This case considered whether a judge was right in striking out the Appellants’ negligence claim against their solicitors on the grounds that the claim was issued more than 3 years after they acquired the “knowledge required for bringing the action”. The Appellants in this case were relying on the limitation period in s14A of the Limitation Act 1980, which provides that an action shall not be brought after the expiration of 3 years from the earliest date on which the plaintiff had the “knowledge required for bringing an action for damages in respect of the relevant damage and the right to bring such an action”. The “knowledge required” means the “material facts” about the damage in respect of which damages are claimed and the other facts relevant to the action, such as “that the damage was attributable in whole or in part” to the Defendant’s act or omission. “The material facts…are such facts about the damage as would lead the reasonable person who had suffered damage to consider it sufficiently serious to justify them instituting proceedings”.
A firm of solicitors (the “Firm”) were engaged by three unrelated villagers (the “Appellants”). The Firm were instructed to close two Land Registry titles to correct a mistake in the register. The Firm worked predominately under a Conditional Fee Arrangement (“CFA”) and made an application to close these titles in May 2007. The Firm failed to tell the Appellants that if their objection to these titles was not made by 21 April 2005, the decision on whether to close the titles could be made at the discretion of the Deputy Adjudicator. In 2010, the Deputy Adjudicator refused to close one of the titles “as a matter of discretion”.
In April 2009, at least one of the Appellants discovered that the Firm had been at fault in not filing their objection with the Land Registry on time. Although one of the titles was to be closed, the other remained open at the discretion of the Adjudicator. When the firm sued for its fees, the Appellants counter claimed estoppel and then brought a separate claim in negligence arising from the Firm’s failure to fully advise on, and take steps to place an objection before the Adjudicator, to prevent him exercising his discretion. The Firm issued an application for summary judgment, on the grounds that, inter alia, the claim in negligence was statute barred.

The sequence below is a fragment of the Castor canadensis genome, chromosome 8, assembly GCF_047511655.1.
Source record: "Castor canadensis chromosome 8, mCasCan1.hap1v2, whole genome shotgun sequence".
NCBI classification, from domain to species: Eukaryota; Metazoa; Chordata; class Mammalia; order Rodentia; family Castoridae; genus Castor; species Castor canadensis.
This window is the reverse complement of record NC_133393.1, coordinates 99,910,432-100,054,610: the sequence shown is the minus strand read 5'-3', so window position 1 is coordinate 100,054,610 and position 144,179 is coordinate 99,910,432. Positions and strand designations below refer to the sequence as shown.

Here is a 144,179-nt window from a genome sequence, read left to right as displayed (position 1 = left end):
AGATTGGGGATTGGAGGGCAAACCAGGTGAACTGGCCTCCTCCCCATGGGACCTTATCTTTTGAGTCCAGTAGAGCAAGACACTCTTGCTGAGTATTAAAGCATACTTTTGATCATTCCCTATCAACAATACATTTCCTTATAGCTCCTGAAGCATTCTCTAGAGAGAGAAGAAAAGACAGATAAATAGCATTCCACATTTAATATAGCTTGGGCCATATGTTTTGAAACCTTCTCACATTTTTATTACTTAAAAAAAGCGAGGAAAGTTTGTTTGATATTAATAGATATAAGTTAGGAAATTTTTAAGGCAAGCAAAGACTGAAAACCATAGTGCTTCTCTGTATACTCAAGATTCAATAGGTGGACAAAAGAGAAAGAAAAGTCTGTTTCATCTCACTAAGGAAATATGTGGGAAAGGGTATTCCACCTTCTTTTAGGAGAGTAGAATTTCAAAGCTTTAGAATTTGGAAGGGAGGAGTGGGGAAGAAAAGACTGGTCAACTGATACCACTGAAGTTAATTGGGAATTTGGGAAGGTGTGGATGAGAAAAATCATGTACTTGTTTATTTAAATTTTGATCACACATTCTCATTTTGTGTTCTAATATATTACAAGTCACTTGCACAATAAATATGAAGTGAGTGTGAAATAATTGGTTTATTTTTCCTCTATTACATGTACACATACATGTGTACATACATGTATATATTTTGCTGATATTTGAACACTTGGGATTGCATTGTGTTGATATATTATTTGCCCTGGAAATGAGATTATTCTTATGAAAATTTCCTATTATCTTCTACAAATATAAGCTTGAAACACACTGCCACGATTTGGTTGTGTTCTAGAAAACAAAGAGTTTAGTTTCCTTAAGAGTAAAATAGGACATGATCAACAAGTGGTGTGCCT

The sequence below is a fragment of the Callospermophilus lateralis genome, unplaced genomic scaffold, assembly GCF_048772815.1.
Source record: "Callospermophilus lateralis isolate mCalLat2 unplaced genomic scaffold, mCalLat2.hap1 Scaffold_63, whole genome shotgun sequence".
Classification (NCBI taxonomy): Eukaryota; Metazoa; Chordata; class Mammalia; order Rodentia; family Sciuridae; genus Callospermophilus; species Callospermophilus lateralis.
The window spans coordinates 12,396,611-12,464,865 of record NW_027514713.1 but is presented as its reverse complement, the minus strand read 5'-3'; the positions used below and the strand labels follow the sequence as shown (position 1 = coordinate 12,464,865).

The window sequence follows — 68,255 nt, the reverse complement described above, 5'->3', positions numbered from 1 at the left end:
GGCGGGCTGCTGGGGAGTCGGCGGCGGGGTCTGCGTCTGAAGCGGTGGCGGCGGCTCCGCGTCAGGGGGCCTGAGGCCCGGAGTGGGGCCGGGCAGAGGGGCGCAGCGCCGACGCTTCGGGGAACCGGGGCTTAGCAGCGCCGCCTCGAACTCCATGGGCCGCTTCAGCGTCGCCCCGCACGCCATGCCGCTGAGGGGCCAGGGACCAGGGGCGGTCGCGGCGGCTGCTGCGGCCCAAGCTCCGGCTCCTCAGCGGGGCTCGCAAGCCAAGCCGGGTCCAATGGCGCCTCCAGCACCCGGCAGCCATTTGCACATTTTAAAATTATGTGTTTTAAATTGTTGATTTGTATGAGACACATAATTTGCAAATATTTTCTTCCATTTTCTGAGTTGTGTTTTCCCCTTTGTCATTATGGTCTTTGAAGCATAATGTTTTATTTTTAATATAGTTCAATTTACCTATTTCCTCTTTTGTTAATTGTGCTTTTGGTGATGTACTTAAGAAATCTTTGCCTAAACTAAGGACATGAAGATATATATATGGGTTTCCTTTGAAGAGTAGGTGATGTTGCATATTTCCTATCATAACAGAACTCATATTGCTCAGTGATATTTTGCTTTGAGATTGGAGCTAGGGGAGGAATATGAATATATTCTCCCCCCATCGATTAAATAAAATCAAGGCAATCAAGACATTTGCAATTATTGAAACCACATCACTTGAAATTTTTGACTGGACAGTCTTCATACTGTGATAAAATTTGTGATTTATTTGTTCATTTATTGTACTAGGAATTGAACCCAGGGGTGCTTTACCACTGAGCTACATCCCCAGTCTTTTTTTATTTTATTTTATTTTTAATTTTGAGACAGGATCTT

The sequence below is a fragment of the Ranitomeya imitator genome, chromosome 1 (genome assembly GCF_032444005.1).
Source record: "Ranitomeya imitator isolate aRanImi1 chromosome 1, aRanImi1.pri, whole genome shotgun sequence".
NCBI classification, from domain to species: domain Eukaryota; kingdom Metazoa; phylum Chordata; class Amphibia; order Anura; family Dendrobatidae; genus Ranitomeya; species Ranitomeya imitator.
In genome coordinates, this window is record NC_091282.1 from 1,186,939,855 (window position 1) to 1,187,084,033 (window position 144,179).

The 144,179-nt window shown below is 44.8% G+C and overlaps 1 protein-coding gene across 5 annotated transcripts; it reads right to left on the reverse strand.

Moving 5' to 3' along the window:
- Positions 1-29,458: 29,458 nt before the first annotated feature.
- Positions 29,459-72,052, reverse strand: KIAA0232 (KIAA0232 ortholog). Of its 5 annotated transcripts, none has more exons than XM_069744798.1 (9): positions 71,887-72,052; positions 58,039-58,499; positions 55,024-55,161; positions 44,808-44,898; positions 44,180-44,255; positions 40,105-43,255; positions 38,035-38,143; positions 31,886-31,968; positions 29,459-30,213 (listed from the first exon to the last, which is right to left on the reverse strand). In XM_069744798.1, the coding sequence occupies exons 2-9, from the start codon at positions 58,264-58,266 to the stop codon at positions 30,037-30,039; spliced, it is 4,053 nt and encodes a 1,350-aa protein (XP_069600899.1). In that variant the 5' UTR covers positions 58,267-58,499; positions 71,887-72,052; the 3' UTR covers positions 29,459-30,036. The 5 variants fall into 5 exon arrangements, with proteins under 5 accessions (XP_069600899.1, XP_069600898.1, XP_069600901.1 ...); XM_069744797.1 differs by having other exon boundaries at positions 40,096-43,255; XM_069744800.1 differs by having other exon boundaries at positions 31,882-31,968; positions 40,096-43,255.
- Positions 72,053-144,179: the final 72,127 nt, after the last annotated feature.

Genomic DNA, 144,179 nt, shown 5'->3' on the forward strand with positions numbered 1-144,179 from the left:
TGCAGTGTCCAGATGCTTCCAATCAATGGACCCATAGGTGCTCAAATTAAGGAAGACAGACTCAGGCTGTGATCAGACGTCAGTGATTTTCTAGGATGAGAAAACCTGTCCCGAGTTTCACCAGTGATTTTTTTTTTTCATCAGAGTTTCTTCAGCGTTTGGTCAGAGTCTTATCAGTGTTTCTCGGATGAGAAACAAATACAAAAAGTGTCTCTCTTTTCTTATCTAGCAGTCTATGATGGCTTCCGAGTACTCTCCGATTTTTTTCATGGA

At first instance, the judge decided that the Appellants’ claim was statute barred when considering the facts in conjunction with s14A of the Limitation Act 1980. The judge considered the “material facts” in this case to be the fact that the Firm had erred by failing to make their objection in time. The Appellants’ pleadings revealed that one of them had been made aware of the Firm’s error in April 2009. The judge’s view was that, from April 2009, the Appellants had the “knowledge required” for “a reasonable person who had suffered damage to consider it sufficiently serious to justify his instituting proceedings”. On the basis of the April 2009 date, the Appellants’ claim was deemed statute barred as it was brought over 3 years from the “earliest date on which the plaintiff had the knowledge required for bringing an action.” This decision was appealed.
The Court of Appeal allowed the Appellants’ appeal and decided that the relevant question should have been whether just knowing that the Firm had been at fault in not registering an objection was enough to lead a “reasonable person to consider it sufficiently serious to justify instituting proceedings”. The Court commented that Appellants needed to know that, as a consequence of the Firm’s fault, the Deputy Adjudicator was able to make a discretionary decision which could be fatal to the closure of the title. The Appellants in April 2009 knew the basic facts but were ignorant of their significance, which only became apparent in December 2010. The Court of Appeal therefore set aside the first instance decision on the basis that a trial of the facts was required before the question could be decided.
The decision here shows that knowledge of fault alone will not necessarily trigger the 3 year time period under S14A unless there is also an awareness that the fault has caused loss and that loss was enough to lead a “reasonable person to consider it sufficiently serious to justify instituting proceedings”. This will be decided on the facts, in each case.
Whilst the question of limitation is still to be decided following a trial of the facts, this decision is helpful to those claimants seeking to rely on the provisions of s14A of the Limitation Act 1980 to bring claims which might otherwise be considered out of time.